Thursday, August 6, 2009

--From TreeHugger, a "Beehive House" to Beat the Desert Heat

When you live in Syria and must suffer through hot and rainy summers, what do you use to make life livable? A few thousand years of architectural evolution suggests that you should built a "Beehive House."

Mud-brick construction is not a foreign technology by any means. We're familiar with the pueblos of the American southwest and similarly-designed structures across the globe. But what makes these Syrian structures unique is their relationship to their particular climate. Though exceedingly hot, rain is not as absent in this environment. Were these structures to feature the flat roofs seen on pueblos, the mud would absorb the water and crumble. The beehive shape, then, serves two purposes.

First, the cone literally funnels hot air out of the structure. The thick mud also manages to shade the space within and resist absorbing heat that would be emitted during the day. Though air temperatures in the area range from 60 degrees at night to 140 degrees during the day, the interior of these structures remains a cool 75 to 85 degrees, largely because only enough heat is absorbed to make a difference at night. (If my air conditioner is off all day, the temperature in my house sores to 95 degrees by noon--and 95 is the average summer temp here!)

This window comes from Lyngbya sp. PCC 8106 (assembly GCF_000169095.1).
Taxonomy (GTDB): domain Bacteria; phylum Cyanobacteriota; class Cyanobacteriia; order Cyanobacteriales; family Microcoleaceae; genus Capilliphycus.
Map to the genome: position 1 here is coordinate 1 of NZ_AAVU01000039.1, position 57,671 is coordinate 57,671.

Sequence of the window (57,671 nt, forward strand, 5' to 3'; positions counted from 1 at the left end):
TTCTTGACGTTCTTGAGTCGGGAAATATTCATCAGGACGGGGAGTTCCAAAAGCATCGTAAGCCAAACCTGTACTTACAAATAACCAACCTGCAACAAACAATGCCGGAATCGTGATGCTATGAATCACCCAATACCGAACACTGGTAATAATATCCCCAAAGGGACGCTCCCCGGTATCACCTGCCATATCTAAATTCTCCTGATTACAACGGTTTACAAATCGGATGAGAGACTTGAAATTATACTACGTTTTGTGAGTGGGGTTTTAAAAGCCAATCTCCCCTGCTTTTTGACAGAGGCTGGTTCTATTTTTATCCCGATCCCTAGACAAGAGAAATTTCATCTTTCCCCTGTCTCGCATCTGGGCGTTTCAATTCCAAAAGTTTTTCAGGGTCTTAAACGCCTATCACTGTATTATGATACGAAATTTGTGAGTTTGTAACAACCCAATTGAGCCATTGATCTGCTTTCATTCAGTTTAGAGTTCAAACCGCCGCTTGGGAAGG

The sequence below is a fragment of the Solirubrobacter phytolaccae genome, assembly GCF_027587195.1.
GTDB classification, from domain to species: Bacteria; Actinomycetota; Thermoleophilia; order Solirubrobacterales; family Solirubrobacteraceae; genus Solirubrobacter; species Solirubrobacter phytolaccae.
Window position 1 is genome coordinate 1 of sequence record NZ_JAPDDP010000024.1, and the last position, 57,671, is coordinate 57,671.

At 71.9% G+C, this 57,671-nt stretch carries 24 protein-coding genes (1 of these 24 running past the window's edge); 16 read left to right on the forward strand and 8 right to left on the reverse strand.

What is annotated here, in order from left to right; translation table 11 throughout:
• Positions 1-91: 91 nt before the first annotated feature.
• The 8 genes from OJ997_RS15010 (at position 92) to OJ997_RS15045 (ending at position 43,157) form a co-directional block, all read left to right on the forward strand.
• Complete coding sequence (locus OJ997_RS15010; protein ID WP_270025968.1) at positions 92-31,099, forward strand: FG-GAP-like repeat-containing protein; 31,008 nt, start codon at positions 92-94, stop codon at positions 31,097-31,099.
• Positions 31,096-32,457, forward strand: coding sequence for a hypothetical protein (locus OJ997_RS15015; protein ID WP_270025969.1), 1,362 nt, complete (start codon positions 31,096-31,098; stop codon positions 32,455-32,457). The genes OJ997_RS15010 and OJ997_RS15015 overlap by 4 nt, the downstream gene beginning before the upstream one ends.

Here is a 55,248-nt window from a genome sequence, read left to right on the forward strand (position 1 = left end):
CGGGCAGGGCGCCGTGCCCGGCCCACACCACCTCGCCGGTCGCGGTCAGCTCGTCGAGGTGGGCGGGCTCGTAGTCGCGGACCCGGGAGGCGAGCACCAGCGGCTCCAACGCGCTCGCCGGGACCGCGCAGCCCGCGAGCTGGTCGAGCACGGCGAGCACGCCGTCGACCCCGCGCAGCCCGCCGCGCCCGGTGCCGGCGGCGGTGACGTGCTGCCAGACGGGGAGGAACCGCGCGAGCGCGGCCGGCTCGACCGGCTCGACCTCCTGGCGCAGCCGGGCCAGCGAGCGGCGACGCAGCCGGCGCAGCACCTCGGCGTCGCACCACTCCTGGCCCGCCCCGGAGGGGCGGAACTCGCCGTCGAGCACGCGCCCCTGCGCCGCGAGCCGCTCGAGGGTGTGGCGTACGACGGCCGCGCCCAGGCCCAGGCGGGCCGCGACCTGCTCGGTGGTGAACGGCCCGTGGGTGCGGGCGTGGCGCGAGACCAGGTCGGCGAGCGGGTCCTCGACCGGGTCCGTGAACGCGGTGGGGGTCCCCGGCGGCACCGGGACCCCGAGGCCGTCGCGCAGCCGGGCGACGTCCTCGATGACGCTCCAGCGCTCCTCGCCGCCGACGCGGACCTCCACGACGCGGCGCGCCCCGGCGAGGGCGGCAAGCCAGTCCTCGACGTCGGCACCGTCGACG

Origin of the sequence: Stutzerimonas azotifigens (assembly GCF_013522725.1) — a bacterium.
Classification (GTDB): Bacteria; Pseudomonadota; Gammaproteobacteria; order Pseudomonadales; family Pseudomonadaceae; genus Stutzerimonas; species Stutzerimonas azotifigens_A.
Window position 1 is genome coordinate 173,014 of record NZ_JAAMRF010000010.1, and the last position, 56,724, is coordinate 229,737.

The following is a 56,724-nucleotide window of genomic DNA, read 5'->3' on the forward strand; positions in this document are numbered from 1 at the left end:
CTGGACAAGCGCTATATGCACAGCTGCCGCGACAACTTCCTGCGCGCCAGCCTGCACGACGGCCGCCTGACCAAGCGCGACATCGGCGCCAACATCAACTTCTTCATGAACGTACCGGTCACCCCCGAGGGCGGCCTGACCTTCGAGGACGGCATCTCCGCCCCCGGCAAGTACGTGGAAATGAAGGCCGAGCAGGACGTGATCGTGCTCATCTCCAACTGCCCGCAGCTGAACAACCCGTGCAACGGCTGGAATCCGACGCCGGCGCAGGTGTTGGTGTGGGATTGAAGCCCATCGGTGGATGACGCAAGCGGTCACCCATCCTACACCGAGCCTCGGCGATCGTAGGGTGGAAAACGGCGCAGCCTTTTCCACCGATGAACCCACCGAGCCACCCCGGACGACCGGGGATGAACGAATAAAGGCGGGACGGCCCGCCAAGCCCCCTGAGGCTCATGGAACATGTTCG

The cone also serves to shed water rapidly down the sides of the structure, shielding the delicate building materials from the damaging effects of saturation.

Keep Reading on TreeHugger


As an aside, I can think of only one improvement to the design. Were the entire structure surrounded by a shading "porch," the air drawn into the beehive by convection would have been pre-cooled during the day. The limited availability of wood or a flat roofing material makes this improvement impossible in practice, but nevertheless desirable in theory. A quick sketch of my design is below.
This is yet another example of how vernacular architecture has evolved to fit its environment, a lesson we need to keep in mind when attempting to make out own homes as energy efficient as possible.

No comments:

Post a Comment